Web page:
Gulf War Syndrome
Before and during the Gulf War of 1991, intelligence sources reported that the Iraqis had an advanced chemical and biological weapons programme and that these would be used on Allied troops. In the years that followed, a new sickness manifested itself, called Gulf War Syndrome. Claims that this sickness has now spread to Gulf War veteran's families and doctors heightens the suspicion that it may be caused by an engineered viral agent.

In 1975 Iraq began a massive procurement drive for all the components, technology and expertise needed to produce chemical and biological weapons.

Iraq obtained blueprints from the US and built plants all over the country. The technology, components, equipment, expertise, delivery systems, all came from the West and earned companies in Britain, Germany and America millions of dollars.

The West supplied everything the Iraqis needed. Modified artillery proximity fuzes were supplied by British companies, together with the machinery with which to make them.

So, from the late 1970s Western Governments were fully aware that Iraq was engaged on a sinister CBW programme - because Western firms were supplying the technology for it.

Professor Garth Nicholson from Califormia, engaged in investigating the cause of GWS, says that the mycoplasmas can cause suppression of the Immune System. He added that the agent was 'born in a test tube and given a spear to attack the body's immune system. He terms it 'the HIV envolope' gene.

Another doctor studying GWS says 'the mycoplasma found in Desert Storm vets has very strong retroviral DNA sequences. He adds: Thus in all probability it was engineered and did not evolve naturally'.

A spokesman from Britain's own CBW research facility, Porton Down, says that the state of biotechnology is such that it is possible to transpose genes which could then 'express certain ssubstances into other organisms' - for example debilitating toxins.

An engineered virus could be produced with lethal, damaging or incapacitating capabilities. Intelligence reports suggest that the Iraqis were working on common viruses which could be 'tailored' to battlefield situations - 'bad' viruses in the words of one source.

Using a common virus (such as a flu virus) which initially was merely incapacitating would protect the aggressor from immediate retaliation. The deployment of such weapon would not be immediately obvious as flu or a common cold would be dismissed by field medical personnel as just that.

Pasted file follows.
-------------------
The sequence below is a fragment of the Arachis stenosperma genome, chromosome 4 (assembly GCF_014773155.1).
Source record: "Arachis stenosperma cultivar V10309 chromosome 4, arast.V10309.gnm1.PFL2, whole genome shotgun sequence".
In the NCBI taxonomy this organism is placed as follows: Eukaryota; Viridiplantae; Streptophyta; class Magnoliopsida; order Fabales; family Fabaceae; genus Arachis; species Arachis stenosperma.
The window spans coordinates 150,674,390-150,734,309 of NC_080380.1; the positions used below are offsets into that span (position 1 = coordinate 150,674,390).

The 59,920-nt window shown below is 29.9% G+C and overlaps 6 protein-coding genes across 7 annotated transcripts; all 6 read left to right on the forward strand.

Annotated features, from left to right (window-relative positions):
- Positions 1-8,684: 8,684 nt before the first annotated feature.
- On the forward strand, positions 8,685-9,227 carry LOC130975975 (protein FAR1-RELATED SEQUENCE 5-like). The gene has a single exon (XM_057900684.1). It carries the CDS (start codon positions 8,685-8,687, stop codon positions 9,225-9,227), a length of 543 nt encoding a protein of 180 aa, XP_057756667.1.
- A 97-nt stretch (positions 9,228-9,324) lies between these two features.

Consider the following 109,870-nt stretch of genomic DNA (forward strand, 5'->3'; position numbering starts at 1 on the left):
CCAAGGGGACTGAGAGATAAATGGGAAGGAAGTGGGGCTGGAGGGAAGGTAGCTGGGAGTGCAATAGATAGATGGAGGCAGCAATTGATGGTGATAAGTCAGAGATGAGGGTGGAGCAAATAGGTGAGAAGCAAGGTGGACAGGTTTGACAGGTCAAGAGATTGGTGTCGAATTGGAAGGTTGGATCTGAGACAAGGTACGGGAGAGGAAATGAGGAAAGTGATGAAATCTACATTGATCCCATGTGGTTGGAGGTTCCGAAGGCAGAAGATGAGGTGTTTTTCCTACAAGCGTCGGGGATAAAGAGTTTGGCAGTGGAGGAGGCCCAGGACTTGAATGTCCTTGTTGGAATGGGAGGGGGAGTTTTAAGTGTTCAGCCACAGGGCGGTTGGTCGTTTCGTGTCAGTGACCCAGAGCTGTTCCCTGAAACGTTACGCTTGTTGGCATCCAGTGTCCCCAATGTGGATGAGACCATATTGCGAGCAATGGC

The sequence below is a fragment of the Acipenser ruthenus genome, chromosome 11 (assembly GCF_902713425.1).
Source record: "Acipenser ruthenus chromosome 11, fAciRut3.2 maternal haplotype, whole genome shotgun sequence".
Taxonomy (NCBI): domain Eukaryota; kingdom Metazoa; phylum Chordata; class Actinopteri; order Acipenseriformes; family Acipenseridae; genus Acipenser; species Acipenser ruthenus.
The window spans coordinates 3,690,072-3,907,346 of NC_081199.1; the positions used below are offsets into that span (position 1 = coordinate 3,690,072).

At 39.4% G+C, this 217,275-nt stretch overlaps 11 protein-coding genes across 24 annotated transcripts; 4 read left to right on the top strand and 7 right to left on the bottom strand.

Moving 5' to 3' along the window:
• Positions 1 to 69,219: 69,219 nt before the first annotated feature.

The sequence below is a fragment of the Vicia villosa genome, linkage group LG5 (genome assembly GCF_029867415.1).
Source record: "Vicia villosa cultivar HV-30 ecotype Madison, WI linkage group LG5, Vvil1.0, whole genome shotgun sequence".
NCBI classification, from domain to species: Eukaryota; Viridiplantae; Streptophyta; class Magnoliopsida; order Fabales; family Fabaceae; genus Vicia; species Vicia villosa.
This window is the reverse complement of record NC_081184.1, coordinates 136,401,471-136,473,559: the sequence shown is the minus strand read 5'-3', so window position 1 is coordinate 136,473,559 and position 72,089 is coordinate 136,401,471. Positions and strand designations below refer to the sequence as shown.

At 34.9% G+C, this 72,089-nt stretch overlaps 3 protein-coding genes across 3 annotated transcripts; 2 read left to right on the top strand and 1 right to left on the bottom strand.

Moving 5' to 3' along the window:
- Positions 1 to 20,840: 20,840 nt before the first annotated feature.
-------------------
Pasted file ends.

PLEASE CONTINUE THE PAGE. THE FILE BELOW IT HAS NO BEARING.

In 1995 the Uniited Nations Special Commission (UNSCOM) released a 530 page report detailing its findings on Iraq's Biological Weapons programme. Iraq confirmed that since 1985 it had been mass producing toxins and delivery systems.

The source of Iraq's technology was not disclosed in the report. A spokesman said 'it has long been the policy of the Special Commission not to disclose the details of supplier countries and companies.

In essence, in the absense of full cooperation from Iraq, the Commission had to do a deal with those countries and companies involved with Iraq's weapons programme, in order to get the information it needed.

The true extent of how much the West helped Iraq with these programmes has yet to come out. And perhaps here lies the reason why scientists seeking answers from the US and UK governments have met red herrings, red tape, and walls of silence.

For if the general public were to make the connection between a (transmissable) Gulf War Syndrome, and their Government's role in allowing Iraq obtain the neccessary technology to create it, they might just get a little upset.

This story was first published on Pete Sawyer's 'Assignments Unlimited' homepage.

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